A Side Dish of Love

Things get hot in the kitchen for Top Chef contestants Jennifer and Zoi. They may be partners in life, but they're now squaring off for the title and there can only be one winner

BY Greg Archer

March 24 2008 11:00 PM ET

Most interesting thing you’re learning by working in the big kitchen against each other?

Jennifer: We were going back and forth about whether we should open a business together or not. It’s a known fact that couples who open businesses together end up failing as couples. It’s always been a scary option. You know, why mix it into pleasure? So that’s one of the things, and after this experience, it’s like well, we did this, we can do anything.

Zoi: I think that you start to ask yourself questions that you never asked yourself before. Part of that is that feeling of opportunity -- like, "Hey, maybe somebody from Hawaii will want me to work for them" or … You’re suddenly a little more open to possibility. You feel more connected to more parts of the world. That changes how you look at life. All of a sudden the world feels a bit smaller -- tangible. The things that you want become more clear. It’s better, but it’s harder.

The best "Zoi" dish you love to eat?

Jennifer: She has this amazing Mediterranean background -- her father is Greek, so I’d have to say oxtail.

And what makes Jennifer a top chef?

Zoi: She’s the type of person who is from the heart. I think she’s a natural; very creative.

Did you have a sense that "This is cool -- maybe we can be role models for others in the LGBT community"?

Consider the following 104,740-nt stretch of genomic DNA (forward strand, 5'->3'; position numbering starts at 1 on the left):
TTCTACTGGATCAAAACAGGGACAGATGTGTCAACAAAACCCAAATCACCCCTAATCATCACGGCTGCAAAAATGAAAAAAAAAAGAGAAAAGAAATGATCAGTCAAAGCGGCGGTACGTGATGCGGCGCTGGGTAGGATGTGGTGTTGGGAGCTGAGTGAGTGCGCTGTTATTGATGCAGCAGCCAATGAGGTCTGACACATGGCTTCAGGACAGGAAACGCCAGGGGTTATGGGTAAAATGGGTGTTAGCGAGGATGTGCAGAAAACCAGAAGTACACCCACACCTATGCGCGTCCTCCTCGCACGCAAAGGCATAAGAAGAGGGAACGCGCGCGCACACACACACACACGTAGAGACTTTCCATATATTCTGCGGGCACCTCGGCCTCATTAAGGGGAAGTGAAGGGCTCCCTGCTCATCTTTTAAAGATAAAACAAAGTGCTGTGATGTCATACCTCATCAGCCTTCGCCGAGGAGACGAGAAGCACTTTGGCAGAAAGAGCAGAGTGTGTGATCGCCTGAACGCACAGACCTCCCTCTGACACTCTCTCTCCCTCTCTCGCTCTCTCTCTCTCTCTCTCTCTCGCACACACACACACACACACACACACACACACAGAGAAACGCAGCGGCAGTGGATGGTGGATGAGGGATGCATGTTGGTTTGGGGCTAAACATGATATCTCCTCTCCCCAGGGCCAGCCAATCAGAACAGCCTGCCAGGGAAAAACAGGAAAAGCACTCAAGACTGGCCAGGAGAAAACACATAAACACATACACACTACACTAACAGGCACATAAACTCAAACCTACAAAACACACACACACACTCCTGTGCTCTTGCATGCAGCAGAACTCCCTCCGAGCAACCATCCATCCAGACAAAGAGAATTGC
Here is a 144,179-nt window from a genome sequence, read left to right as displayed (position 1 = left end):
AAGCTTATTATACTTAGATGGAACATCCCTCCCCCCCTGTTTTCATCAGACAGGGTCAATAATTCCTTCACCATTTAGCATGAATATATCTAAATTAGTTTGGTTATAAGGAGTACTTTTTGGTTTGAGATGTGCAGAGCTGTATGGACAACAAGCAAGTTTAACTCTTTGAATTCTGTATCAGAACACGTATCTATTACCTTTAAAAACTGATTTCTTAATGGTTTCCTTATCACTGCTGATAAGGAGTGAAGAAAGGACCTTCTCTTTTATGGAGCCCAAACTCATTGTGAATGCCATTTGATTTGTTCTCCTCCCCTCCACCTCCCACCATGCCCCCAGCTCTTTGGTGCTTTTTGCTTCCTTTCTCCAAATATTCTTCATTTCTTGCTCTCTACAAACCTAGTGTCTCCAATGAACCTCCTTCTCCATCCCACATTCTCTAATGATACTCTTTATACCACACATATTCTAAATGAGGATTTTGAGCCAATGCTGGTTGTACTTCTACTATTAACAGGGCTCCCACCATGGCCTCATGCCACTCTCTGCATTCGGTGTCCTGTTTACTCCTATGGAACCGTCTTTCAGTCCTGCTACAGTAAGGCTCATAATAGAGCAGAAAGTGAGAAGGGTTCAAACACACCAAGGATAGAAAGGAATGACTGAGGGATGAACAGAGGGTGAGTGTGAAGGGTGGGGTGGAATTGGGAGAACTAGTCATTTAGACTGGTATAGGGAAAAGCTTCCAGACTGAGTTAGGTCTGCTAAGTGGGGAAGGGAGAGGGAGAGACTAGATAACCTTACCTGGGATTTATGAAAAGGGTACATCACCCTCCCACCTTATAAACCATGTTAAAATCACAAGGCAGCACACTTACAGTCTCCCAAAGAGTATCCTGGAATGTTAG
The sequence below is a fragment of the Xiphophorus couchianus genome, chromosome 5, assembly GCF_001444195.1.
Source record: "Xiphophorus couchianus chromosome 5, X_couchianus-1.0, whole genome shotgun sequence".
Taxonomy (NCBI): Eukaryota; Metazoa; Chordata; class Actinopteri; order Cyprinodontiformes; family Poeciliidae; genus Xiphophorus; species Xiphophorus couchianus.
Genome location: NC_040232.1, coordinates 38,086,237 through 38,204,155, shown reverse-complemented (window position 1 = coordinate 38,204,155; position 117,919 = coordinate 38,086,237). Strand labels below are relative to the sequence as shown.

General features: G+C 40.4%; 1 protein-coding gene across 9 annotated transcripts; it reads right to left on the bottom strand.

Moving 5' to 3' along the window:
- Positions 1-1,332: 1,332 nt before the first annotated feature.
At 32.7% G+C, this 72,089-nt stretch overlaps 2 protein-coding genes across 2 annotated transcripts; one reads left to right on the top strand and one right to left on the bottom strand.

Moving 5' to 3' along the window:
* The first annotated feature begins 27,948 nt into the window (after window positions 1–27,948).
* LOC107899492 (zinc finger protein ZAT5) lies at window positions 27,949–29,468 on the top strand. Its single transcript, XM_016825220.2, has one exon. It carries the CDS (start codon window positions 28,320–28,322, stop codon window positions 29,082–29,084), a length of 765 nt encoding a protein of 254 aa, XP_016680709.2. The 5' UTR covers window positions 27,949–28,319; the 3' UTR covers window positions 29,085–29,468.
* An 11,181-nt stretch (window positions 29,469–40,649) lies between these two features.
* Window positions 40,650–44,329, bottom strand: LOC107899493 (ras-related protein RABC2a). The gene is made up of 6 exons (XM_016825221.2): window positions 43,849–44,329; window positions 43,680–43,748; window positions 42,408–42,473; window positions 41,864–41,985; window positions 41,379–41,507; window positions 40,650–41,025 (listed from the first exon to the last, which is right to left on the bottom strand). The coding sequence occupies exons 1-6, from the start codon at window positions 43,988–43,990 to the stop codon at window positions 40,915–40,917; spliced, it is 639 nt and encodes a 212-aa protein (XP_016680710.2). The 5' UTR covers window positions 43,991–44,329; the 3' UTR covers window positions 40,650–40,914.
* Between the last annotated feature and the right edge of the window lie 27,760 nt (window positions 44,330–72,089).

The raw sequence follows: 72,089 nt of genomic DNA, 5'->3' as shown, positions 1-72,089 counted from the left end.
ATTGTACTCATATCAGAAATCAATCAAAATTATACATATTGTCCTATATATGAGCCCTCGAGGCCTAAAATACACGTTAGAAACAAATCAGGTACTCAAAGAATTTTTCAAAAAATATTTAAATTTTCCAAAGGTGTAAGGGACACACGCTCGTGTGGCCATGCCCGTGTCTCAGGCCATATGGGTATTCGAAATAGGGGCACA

Zoi: Well, I definitely didn’t go on the show with a pink triangle on my shoulder and like, "Yeah, I’m the spokesmodel for young lesbian chefs." I mean, gimme a break. There are plenty of gay and lesbian people working in the restaurant industry, and there always has been. I am not arrogant enough to think that suddenly I’m the first one everybody is seeing. I was definitely aware of the fact of that there may be young people watching and maybe saying, "Wow, these girls were on the show." But being gay, it’s not something that I need to wave a flag about. You know, it’s a part of my life. It doesn’t make me who I am. I was also conscious of the fact that people may look at us and say, "Oh, wow, you guys are representing successful lesbian couples." And that’s fantastic and flattering, and we’re both happy about that, but there are many, many, many of us out there. We're just one couple. We’re normal people that happen to be gay, happen to be chefs, and happen to be on the show. It’s really that simple.

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